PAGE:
We’d rather go to a party than a funeral. But according to the Bible, we’re missing something if we move from Good Friday to Easter too quickly.

Photo by Luana Azevedo on Unsplash

You’ve done it, and I have too. You go to a Good Friday service, but as soon as you leave, you start talking with family and friends. Maybe you go home and watch a movie. Before you know it, it’s Sunday!

But enduring Good Friday as little as possible is indicative of a culture that ignores the reality of death.

Better to Go to the House of Mourning

On Monday, I heard the news that my boss’ closest mentor had passed away unexpectedly. Losing someone close leaves a hollow, throbbing ache felt only by those who have lost someone themselves.

It’s right for us to feel this way about death. According to the Bible, death was never part of God’s good design. We were made for eternity, but now a dark shadow saps our strength and robs us of life.

And into this dark reality, the Bible speaks—but maybe not as we expect.

Ecclesiastes 7:1-4
A good name is better than precious ointment,
and the day of death than the day of birth.
It is better to go to the house of mourning
than to go to the house of feasting,
for this is the end of all mankind,
and the living will lay it to heart.
Sorrow is better than laughter,
for by sadness of face the heart is made glad.
The heart of the wise is in the house of mourning,
but the heart of fools is in the house of mirth.

We expect the Bible to give us a message of hope (which it surely does). But sometimes we need to remember our own brokenness to truly live a life of significance. Death does a lot to put one’s priorities in order.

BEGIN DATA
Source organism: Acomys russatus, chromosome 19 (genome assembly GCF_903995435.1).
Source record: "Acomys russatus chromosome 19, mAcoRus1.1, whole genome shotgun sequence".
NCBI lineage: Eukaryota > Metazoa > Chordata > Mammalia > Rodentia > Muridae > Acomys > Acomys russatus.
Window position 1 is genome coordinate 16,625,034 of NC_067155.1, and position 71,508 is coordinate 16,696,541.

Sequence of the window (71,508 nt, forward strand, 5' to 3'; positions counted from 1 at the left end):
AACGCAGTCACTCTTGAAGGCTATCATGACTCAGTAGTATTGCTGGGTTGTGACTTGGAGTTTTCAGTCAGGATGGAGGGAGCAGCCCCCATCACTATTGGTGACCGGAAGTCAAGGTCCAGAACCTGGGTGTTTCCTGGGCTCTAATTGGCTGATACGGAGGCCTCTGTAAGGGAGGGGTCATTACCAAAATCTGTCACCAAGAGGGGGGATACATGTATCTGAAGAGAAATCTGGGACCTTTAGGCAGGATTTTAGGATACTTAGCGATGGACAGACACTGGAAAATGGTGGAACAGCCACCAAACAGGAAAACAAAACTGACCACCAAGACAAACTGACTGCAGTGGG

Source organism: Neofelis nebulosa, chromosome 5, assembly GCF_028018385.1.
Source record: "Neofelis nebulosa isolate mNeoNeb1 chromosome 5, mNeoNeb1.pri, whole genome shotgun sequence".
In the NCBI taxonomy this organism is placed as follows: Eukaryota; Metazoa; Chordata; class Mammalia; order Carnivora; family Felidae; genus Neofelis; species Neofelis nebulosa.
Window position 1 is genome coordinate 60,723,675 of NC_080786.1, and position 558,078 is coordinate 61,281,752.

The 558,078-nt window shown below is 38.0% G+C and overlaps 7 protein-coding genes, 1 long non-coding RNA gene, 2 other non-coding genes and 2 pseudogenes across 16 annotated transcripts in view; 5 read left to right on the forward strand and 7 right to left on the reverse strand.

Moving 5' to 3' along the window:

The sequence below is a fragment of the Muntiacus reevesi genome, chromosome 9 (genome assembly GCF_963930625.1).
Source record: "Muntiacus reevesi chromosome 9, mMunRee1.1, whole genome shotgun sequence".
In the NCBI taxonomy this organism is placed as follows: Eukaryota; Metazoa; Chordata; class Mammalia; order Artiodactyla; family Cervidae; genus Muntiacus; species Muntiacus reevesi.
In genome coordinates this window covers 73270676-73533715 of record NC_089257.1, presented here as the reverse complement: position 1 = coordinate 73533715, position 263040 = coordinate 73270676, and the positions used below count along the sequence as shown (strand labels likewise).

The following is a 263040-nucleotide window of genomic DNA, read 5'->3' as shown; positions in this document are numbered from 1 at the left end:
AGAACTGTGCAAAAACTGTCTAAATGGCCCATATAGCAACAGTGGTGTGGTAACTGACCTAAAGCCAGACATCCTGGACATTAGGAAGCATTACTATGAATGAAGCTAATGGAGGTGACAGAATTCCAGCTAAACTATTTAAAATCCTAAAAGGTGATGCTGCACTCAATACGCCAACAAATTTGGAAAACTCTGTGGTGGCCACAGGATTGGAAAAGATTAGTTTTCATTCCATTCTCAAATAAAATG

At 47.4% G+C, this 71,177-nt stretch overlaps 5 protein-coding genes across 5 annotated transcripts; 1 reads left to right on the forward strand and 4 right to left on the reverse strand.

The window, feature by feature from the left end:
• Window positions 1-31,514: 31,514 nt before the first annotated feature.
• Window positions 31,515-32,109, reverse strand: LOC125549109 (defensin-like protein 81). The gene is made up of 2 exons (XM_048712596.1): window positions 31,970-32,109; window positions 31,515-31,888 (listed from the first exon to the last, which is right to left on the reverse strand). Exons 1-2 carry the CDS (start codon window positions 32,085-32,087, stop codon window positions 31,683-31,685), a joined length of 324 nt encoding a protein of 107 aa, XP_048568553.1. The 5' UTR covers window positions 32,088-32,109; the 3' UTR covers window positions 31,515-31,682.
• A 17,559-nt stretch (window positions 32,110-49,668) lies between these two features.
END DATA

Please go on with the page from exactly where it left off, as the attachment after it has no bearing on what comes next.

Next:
Psalm 90:12
Teach us to number our days,
that we may gain a heart of wisdom.

Ecclesiastes and the Cross

Last Sunday I attended our Sunday School on the topic of the crucifixion. During the segment, scenes were shown from the Son of God movie, including part of the crucifixion.

It’s no surprise some people said they couldn’t look long at the screen while the crucifixion was being shown. But what should our response be? To cry at the brutality of it? To weep for Jesus?

Yes…and no. We should mourn the reality of death and stop pretending any makeup, diet, or surgery could prevent death.

Sometimes we need to remember our brokenness to truly live a life of significance.

But we shouldn’t weep for Jesus.

In a moving article, Greg Morse writes how Jesus told those with Him not to weep for Him but to weep for themselves. We should weep in recognition of the death brought by sin in each of us.

All of us have sentenced ourselves to death by choosing our own way over God’s way. And that should lead us to weep. But not to despair.

Not Without Hope

Because we live on this side of the curtain, we can look at Good Friday through the lens of the resurrection. Our tears can fall—not out of despair but out of faith.

  • Faith that Jesus knew what He was doing when He went to the cross.
  • Faith that He went willingly, and that we too can willingly come to receive His grace.
  • Faith that His blood has covered our sins, buried our iniquities, and banished our transgressions.

Christians, of all people, should be able to stare down the reality of death with both realism and hope. When we encounter death, we ache—but not as those without hope. We look to the crucified Savior, crying tears of faith, knowing in Him we have hope beyond death.

1 Peter 2:24
“He himself bore our sins” in his body on the cross, so that we might die to sins and live for righteousness; “by his wounds you have been healed.”

[callout]This Good Friday, I hope you’ll take time to attend a Good Friday service, and either way to pause and reflect on the death of Jesus. Much can be gained by way of humility, wisdom, and faith when we come at the foot of the cross.[/callout]

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